2. they can (in some cases) deliver proofs-of-classical-validity more efficiently than hacking through a truth-table.

(b) But of course, it all depends which deductive system you look at. The OP mentions axiomatic systems. Well, here's one perfectly good axiomatic system for propositional logic (not just a trick but actually used in some books for the propositional fragment of quantification theory):

For any truth-functional tautology $\varphi$, $\varphi$ is an axiom.

And for pure propositional logic you don't need any additional rule of inference, so all proofs in the axiomatic system are one line! That's just fine, since it is recursively decidable what's an axiom, which makes it a kosher axiomatic logic -- and one which is trivially sound and complete for theorems of classical propositional logic!

(c) But let's set aside such trivialising examples, though they remind us that different deductive systems will have different virtues! And indeed now set aside axiomatic systems in the sense of Frege-Hilbert systems more generally (they usually don't have virtue (2) anyway). Let's concentrate on Natural Deduction proof-systems of one style or another. Now there is an additional reason for being interested in these:

3 Arguably, the ND introduction and elimination rules for connectives fix their sense.

Arguably, what we grasp in pre-formally understanding logical operators is their inferential role, is how we can use them in argument (in a Wittgensteinian slogan, to ask for the meaning [of logical operators] is use for their [inferential] use). Then, in the propositional logic case, a Natural Deduction system can be thought of aiming to directly encapsulate the meaning of the connectives by laying down the inferential rules governing their use, which determine their meaning.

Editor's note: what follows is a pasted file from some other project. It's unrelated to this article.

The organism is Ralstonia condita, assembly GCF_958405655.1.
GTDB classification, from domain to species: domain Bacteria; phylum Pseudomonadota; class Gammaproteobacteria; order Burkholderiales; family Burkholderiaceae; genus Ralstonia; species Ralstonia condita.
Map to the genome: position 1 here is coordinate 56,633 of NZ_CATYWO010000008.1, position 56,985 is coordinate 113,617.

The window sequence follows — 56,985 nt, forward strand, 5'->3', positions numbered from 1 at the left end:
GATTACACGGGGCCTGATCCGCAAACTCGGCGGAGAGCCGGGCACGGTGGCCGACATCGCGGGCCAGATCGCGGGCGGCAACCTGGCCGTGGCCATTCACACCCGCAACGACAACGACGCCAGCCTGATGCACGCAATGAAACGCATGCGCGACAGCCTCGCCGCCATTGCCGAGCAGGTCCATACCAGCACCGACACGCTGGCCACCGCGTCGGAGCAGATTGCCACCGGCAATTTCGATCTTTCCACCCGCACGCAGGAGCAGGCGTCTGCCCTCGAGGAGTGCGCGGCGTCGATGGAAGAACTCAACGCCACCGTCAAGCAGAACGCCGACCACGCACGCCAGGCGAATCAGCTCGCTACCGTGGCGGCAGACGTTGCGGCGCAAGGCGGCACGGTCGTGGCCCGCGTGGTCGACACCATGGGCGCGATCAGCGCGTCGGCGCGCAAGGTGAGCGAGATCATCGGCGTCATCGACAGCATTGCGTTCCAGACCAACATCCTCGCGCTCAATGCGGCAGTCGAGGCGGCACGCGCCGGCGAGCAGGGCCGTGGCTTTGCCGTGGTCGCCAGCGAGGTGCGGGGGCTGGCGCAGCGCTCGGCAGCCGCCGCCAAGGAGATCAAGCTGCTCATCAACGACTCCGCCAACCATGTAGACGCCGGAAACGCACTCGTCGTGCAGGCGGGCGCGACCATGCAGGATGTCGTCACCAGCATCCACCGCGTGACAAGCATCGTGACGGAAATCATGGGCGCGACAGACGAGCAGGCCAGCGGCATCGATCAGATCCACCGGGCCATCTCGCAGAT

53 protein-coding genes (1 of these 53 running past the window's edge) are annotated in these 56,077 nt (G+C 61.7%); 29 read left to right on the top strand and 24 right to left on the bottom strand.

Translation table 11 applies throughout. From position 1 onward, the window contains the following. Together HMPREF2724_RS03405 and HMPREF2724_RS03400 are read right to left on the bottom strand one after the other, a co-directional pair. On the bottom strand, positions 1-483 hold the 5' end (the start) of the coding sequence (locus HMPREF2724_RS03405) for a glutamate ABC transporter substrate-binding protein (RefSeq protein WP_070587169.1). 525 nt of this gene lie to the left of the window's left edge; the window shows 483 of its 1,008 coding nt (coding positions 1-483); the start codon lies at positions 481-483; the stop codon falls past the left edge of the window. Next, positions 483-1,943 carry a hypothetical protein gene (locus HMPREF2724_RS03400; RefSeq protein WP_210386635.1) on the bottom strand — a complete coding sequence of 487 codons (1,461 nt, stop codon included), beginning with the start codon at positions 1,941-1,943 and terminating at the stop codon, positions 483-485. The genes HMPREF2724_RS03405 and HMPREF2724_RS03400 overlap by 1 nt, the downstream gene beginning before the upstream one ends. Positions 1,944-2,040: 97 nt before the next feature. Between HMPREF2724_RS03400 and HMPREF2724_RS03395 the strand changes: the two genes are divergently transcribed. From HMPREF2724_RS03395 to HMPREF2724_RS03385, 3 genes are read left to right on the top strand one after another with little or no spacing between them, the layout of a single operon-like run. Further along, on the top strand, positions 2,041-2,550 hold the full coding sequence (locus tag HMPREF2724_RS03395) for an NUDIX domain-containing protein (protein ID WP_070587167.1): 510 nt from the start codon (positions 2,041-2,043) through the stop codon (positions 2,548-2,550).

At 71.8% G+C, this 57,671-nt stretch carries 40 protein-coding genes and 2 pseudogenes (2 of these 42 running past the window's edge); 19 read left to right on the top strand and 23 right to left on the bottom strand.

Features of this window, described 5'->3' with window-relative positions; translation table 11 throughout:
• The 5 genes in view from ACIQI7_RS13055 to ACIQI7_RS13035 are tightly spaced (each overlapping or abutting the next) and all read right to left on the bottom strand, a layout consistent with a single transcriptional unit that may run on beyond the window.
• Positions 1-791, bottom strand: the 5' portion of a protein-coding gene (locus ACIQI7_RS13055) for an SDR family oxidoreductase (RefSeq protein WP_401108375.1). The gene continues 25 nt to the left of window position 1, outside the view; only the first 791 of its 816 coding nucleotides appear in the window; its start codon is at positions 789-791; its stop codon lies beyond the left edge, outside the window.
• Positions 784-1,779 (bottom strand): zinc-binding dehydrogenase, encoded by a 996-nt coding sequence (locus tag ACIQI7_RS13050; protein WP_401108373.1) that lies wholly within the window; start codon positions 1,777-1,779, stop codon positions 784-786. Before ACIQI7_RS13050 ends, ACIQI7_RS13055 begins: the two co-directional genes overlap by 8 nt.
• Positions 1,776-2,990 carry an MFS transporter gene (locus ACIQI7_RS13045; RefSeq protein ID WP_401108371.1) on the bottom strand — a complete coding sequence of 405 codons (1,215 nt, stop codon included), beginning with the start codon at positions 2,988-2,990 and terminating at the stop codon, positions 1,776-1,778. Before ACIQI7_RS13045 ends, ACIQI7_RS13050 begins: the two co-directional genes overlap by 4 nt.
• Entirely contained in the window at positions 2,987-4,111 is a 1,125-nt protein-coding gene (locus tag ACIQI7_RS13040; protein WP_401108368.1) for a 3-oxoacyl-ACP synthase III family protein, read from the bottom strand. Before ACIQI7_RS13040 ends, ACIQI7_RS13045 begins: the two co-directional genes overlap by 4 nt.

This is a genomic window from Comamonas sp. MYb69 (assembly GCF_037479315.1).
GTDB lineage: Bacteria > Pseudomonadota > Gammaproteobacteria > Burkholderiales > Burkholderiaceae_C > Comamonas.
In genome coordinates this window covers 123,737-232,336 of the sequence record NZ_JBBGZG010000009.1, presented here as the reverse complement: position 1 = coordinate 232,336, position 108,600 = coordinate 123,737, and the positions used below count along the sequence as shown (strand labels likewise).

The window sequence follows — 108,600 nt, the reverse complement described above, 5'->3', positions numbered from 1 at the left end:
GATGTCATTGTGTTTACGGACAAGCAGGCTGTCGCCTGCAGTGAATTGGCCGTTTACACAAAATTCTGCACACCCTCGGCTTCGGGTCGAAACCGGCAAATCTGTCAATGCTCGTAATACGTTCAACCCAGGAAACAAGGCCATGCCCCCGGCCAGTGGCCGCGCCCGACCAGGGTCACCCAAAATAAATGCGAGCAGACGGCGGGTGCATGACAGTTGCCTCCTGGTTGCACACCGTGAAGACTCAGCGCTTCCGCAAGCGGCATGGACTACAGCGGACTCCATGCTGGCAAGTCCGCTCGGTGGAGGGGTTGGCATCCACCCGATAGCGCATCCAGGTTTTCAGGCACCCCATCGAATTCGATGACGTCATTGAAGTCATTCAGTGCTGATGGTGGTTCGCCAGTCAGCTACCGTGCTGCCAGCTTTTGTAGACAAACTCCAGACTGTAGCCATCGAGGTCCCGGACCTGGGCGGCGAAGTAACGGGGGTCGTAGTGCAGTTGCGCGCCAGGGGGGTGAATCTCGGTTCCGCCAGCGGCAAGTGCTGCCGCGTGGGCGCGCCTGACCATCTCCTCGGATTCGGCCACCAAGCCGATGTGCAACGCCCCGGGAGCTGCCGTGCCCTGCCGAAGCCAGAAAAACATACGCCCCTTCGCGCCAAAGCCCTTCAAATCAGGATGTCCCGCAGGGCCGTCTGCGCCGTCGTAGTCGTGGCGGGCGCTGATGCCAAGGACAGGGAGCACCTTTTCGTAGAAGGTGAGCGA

On this sort of view, which we owe to Gentzen, there's a kind of priority to the deduction rules in an ND system -- and it will be a non-trivial discovery that the resulting system is sound and complete with respect to a Boolean truth-functional interpretation.

(d) Or that will be a discovery if, indeed, we accept the "classical" ND rules. But of course there are issues about that. From Gentzen's perspective, there is arguably something anomalous about the classical negation rules (so-called failures in "harmony"). And we can worry too about the classical structural rules that allow unrestricted chaining of proofs in a way that gives us fallacies(?) of irrelevance. But the details don't matter for now, just the following general point:

4 In considering ND systems for classical propositional logic, we can also -- in a smooth and natural way -- investigate neighbouring non-classical logics that arguably avoid some shortcomings of the classical paradigm.

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Your trivial system needs a bit of work to be as strong as standard proposition logic: at the moment $p\vee p \vdash p$ is false, for example. –  Chris Eagle Jan 11 '13 at 9:49
    
@ChrisEagle Yes, thanks, I should have explicitly said (and now do say!) it's sound and complete for theorems not consequences. [There's an obvious correlate which is sound and complete for consequence for finite sets of premisses, and we could then add a definition of consequence for infinite sets of premisses which builds in compactness.] –  Peter Smith Jan 11 '13 at 10:19